It isn’t always easy knowing how to talk to your children about the serious issues that could have a dangerous impact on their lives like drug and alcohol abuse. Many parents aren’t sure when they should bring up the topic, not to mention exactly how to approach it. But parents, have no fear — this guide is for you.
DON’T assume your child already knows the dangers of drug and alcohol use and abuse, or that they could never fall victim. A lot of kids think that you can only become addicted if you use a lot of a substance or use it repeatedly, but for some, all it takes is a single taste. Make sure your child understands that risk, and never brush off an instance of his or her using as a fluke.
DO start the conversation early. Parents of younger children might think they have years before they really need to discuss the dangers of drugs, but in fact, it’s never too early to start warning them. A good place to start is around the age of about 5; your child will be more receptive to your advice and guidance, and you can start somewhat small by discussing the safety around medications they take for colds or that they see you take for a headache. Discuss how all medicines — prescription and over-the-counter alike — come with risks and should be used with care. Let them know that for this reason, they should never take any kind of medicine without your guidance because it can be very dangerous. Don’t scare him or her, but do emphasize the seriousness of the matter.
Make sure to note that prescription medications can be especially dangerous. Your child should never take medications that aren’t prescribed to them. Explain that prescription drugs are much more powerful and come with more serious side effects, and that is why they require a doctor’s guidance. If you or your partner has any that your child may see you take regularly, go over the side effects. Explain that your doctor had many things to consider before ultimately deciding to give you that prescription and you must take it at only a certain dosage in order to minimize the risks. Emphasize that if anyone else took your prescription, it could be extremely dangerous, and for a child, it could even be life-threatening.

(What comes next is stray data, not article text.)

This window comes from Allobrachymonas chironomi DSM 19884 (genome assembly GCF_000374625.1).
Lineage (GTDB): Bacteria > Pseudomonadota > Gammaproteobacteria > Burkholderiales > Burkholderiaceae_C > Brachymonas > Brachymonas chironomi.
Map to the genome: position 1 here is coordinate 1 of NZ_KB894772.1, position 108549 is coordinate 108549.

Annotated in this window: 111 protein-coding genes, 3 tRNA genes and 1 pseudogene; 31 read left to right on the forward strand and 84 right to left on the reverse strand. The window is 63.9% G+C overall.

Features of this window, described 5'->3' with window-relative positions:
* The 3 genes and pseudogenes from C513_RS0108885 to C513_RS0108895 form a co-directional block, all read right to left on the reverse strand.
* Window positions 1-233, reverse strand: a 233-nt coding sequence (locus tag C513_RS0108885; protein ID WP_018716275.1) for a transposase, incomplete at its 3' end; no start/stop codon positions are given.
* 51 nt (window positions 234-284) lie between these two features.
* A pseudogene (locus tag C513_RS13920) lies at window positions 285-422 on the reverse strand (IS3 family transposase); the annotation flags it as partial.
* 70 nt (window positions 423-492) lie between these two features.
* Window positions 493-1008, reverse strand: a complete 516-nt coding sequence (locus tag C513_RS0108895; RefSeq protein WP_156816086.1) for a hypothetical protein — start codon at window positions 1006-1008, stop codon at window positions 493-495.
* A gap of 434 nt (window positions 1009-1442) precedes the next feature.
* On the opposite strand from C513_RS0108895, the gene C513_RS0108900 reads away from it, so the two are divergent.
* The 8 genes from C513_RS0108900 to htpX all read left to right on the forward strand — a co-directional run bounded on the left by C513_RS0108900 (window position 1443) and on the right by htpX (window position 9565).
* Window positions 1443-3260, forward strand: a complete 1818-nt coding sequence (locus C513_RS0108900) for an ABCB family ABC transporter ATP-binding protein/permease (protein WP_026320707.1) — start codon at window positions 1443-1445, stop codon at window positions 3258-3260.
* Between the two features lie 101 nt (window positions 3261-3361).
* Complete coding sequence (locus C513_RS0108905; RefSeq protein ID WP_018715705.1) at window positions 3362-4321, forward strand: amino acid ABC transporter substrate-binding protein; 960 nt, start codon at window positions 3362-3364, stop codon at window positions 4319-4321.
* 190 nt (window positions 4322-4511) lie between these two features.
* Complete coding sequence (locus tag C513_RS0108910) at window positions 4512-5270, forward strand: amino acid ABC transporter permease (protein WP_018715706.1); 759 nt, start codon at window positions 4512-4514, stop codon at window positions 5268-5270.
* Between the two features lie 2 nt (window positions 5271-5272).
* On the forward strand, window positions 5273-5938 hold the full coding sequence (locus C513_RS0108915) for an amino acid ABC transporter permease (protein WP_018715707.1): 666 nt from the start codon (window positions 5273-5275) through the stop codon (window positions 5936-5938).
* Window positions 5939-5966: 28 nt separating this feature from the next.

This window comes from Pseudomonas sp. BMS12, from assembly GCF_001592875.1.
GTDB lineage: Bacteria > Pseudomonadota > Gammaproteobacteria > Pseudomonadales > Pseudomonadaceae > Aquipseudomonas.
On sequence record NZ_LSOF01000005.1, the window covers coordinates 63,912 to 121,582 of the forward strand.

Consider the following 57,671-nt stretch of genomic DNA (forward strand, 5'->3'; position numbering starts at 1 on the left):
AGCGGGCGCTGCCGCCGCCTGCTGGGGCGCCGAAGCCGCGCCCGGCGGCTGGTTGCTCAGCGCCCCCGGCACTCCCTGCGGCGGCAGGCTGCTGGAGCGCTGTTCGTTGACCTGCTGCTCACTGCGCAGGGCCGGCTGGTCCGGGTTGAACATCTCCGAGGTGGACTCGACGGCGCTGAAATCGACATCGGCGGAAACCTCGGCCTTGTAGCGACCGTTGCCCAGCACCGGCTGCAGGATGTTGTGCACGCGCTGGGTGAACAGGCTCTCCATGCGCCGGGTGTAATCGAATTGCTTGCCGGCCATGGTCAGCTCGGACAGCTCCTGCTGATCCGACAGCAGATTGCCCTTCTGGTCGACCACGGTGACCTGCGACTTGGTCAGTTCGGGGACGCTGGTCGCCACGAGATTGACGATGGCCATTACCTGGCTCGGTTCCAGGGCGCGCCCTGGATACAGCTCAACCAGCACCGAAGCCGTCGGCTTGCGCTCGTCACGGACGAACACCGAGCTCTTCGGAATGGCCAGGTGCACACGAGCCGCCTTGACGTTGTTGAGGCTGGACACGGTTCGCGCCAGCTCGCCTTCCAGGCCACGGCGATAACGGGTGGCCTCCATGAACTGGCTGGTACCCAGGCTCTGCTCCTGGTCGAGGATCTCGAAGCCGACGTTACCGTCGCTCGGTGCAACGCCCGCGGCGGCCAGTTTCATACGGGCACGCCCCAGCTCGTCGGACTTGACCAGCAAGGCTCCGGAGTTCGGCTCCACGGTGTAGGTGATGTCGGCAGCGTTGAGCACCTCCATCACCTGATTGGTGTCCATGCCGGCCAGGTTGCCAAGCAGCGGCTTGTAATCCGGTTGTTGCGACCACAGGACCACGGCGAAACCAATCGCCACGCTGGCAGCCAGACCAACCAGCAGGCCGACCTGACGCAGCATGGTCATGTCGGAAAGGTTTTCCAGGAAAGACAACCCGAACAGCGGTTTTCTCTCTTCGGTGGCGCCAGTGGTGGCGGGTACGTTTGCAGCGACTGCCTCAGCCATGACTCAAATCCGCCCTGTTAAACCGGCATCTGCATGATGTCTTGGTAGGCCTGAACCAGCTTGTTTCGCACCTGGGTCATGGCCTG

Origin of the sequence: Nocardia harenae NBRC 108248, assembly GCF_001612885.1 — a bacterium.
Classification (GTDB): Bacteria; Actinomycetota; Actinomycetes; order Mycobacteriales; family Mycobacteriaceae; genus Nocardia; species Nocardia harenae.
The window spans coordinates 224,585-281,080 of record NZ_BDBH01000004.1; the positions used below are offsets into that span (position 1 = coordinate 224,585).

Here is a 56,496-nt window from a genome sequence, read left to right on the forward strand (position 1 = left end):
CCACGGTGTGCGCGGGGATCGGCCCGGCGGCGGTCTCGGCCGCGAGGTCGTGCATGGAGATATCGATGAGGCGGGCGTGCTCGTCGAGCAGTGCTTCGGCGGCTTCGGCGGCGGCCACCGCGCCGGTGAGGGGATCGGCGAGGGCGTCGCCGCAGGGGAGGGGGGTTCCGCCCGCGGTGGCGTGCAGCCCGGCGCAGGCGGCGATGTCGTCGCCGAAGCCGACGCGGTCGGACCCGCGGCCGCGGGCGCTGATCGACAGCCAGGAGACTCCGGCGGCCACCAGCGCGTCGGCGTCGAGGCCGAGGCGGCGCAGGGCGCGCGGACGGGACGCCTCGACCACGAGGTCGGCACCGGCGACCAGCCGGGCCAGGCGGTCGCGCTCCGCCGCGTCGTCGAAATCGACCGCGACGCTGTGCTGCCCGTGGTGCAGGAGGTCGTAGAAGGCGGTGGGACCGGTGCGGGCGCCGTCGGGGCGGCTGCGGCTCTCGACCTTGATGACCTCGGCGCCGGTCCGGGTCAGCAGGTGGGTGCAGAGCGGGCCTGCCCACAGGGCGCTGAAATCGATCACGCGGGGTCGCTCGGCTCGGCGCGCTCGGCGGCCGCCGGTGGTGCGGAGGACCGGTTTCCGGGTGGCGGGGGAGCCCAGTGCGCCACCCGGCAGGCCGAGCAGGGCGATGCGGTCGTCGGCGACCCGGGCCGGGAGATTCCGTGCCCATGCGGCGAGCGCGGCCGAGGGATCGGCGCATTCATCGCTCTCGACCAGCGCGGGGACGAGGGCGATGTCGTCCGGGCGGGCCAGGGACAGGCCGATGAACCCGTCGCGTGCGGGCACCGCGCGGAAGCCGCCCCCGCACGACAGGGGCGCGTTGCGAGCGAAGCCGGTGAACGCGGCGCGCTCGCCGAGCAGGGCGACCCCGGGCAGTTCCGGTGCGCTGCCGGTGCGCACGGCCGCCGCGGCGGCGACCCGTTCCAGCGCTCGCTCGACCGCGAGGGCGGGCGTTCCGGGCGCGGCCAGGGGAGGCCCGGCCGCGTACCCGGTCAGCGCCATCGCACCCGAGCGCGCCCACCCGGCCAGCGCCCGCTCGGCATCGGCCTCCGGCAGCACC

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DON’T be vague. Because you are an adult and have been familiar with the dangers of drugs and alcohol for many years, it’s easy to forget that your child has virtually no prior knowledge on the subject. Spell things out. Let him or her know that using substances is never OK no matter what, and that there will be strict consequences for breaking that rule. It doesn’t matter if their friends do it, if they see older family members do it, or if “just a sip” seems harmless. There is never an excuse for disobeying you on this matter, and if they argue you’re being overly-protective, remind them that as their parent it is your duty to protect them. Keeping them safe from the dangers of drugs may not be something they can understand right now, but one day they will appreciate your zero-tolerance policy.